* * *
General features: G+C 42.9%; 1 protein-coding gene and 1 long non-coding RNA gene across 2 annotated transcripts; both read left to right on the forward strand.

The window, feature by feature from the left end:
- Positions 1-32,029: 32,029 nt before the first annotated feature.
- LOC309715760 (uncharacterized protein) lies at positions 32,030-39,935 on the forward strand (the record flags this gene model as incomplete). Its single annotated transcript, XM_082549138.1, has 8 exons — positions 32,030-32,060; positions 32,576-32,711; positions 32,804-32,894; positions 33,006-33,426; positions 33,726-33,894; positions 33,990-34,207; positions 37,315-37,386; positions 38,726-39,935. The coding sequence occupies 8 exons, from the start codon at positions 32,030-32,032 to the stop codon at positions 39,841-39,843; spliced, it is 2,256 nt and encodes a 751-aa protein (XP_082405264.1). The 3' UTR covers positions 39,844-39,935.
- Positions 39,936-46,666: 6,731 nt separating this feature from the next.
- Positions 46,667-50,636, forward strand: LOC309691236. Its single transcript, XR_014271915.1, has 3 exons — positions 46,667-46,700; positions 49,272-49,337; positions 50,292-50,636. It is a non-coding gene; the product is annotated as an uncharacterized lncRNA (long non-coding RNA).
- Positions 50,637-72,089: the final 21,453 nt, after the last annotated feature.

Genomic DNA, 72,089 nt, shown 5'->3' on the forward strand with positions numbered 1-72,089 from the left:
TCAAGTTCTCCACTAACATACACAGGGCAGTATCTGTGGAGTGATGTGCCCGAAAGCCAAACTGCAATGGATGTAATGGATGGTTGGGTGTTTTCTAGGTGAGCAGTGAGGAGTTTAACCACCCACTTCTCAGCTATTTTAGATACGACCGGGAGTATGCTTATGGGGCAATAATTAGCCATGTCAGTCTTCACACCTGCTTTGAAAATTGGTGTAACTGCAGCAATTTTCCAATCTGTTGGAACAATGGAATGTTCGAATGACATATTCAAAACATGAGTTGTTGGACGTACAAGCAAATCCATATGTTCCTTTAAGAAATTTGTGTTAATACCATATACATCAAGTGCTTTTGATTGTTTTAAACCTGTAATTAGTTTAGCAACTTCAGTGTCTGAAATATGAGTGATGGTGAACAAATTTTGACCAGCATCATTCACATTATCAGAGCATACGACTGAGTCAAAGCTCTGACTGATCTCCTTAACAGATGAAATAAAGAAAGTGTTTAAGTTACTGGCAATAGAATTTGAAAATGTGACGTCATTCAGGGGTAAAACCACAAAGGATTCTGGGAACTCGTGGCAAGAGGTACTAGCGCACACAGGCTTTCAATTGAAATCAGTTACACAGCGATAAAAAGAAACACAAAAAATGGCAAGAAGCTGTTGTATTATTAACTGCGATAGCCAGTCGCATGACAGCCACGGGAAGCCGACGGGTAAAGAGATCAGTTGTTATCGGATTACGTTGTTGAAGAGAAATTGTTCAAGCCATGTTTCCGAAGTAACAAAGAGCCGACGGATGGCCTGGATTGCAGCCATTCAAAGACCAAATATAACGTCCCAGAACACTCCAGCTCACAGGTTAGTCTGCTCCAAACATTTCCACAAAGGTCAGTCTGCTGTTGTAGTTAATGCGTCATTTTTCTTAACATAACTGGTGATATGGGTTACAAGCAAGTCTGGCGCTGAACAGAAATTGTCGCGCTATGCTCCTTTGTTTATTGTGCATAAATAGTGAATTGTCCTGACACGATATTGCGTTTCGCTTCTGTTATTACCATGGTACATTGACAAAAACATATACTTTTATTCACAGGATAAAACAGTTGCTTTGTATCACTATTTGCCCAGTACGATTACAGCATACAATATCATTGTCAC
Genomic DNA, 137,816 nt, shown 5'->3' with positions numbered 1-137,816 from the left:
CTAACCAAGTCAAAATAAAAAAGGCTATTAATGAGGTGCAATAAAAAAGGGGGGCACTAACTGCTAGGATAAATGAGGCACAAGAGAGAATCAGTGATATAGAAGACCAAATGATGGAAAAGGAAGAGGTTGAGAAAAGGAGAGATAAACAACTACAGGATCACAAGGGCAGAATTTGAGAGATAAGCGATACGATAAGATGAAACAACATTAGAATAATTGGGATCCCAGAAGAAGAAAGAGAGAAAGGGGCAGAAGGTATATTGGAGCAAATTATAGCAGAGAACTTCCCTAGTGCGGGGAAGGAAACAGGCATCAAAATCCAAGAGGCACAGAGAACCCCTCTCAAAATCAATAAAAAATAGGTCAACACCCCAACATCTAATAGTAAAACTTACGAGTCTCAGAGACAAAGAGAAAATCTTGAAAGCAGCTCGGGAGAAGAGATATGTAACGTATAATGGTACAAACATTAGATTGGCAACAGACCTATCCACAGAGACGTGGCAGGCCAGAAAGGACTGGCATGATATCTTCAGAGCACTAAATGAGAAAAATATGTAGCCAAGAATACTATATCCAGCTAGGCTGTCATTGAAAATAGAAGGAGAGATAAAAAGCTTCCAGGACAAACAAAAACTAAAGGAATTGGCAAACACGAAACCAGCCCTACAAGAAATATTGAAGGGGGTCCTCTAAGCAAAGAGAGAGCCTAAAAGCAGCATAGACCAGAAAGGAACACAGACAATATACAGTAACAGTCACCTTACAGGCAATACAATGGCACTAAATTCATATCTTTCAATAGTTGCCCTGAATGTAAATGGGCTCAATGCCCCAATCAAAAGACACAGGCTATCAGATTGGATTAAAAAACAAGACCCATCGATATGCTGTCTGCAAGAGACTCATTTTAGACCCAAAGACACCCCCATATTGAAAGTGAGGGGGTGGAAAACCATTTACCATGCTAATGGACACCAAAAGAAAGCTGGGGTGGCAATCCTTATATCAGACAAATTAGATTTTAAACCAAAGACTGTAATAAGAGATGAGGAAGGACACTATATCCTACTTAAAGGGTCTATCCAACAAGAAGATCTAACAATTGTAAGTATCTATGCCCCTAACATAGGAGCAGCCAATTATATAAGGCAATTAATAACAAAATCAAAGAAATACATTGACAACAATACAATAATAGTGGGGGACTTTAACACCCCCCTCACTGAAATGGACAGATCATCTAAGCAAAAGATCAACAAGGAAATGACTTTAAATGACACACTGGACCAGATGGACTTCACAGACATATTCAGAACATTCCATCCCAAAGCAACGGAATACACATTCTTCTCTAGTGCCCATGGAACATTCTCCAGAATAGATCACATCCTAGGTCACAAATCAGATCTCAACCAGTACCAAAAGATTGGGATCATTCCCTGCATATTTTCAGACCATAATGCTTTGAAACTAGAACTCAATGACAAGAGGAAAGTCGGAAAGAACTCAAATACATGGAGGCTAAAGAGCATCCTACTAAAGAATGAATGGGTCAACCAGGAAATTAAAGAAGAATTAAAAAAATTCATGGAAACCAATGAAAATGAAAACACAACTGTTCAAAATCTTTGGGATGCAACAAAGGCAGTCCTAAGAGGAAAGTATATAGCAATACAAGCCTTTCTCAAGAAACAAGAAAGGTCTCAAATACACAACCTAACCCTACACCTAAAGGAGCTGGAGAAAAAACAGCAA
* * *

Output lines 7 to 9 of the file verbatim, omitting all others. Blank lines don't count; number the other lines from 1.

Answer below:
- Positions 50,637-72,089: the final 21,453 nt, after the last annotated feature.

Genomic DNA, 72,089 nt, shown 5'->3' on the forward strand with positions numbered 1-72,089 from the left:
TCAAGTTCTCCACTAACATACACAGGGCAGTATCTGTGGAGTGATGTGCCCGAAAGCCAAACTGCAATGGATGTAATGGATGGTTGGGTGTTTTCTAGGTGAGCAGTGAGGAGTTTAACCACCCACTTCTCAGCTATTTTAGATACGACCGGGAGTATGCTTATGGGGCAATAATTAGCCATGTCAGTCTTCACACCTGCTTTGAAAATTGGTGTAACTGCAGCAATTTTCCAATCTGTTGGAACAATGGAATGTTCGAATGACATATTCAAAACATGAGTTGTTGGACGTACAAGCAAATCCATATGTTCCTTTAAGAAATTTGTGTTAATACCATATACATCAAGTGCTTTTGATTGTTTTAAACCTGTAATTAGTTTAGCAACTTCAGTGTCTGAAATATGAGTGATGGTGAACAAATTTTGACCAGCATCATTCACATTATCAGAGCATACGACTGAGTCAAAGCTCTGACTGATCTCCTTAACAGATGAAATAAAGAAAGTGTTTAAGTTACTGGCAATAGAATTTGAAAATGTGACGTCATTCAGGGGTAAAACCACAAAGGATTCTGGGAACTCGTGGCAAGAGGTACTAGCGCACACAGGCTTTCAATTGAAATCAGTTACACAGCGATAAAAAGAAACACAAAAAATGGCAAGAAGCTGTTGTATTATTAACTGCGATAGCCAGTCGCATGACAGCCACGGGAAGCCGACGGGTAAAGAGATCAGTTGTTATCGGATTACGTTGTTGAAGAGAAATTGTTCAAGCCATGTTTCCGAAGTAACAAAGAGCCGACGGATGGCCTGGATTGCAGCCATTCAAAGACCAAATATAACGTCCCAGAACACTCCAGCTCACAGGTTAGTCTGCTCCAAACATTTCCACAAAGGTCAGTCTGCTGTTGTAGTTAATGCGTCATTTTTCTTAACATAACTGGTGATATGGGTTACAAGCAAGTCTGGCGCTGAACAGAAATTGTCGCGCTATGCTCCTTTGTTTATTGTGCATAAATAGTGAATTGTCCTGACACGATATTGCGTTTCGCTTCTGTTATTACCATGGTACATTGACAAAAACATATACTTTTATTCACAGGATAAAACAGTTGCTTTGTATCACTATTTGCCCAGTACGATTACAGCATACAATATCATTGTCAC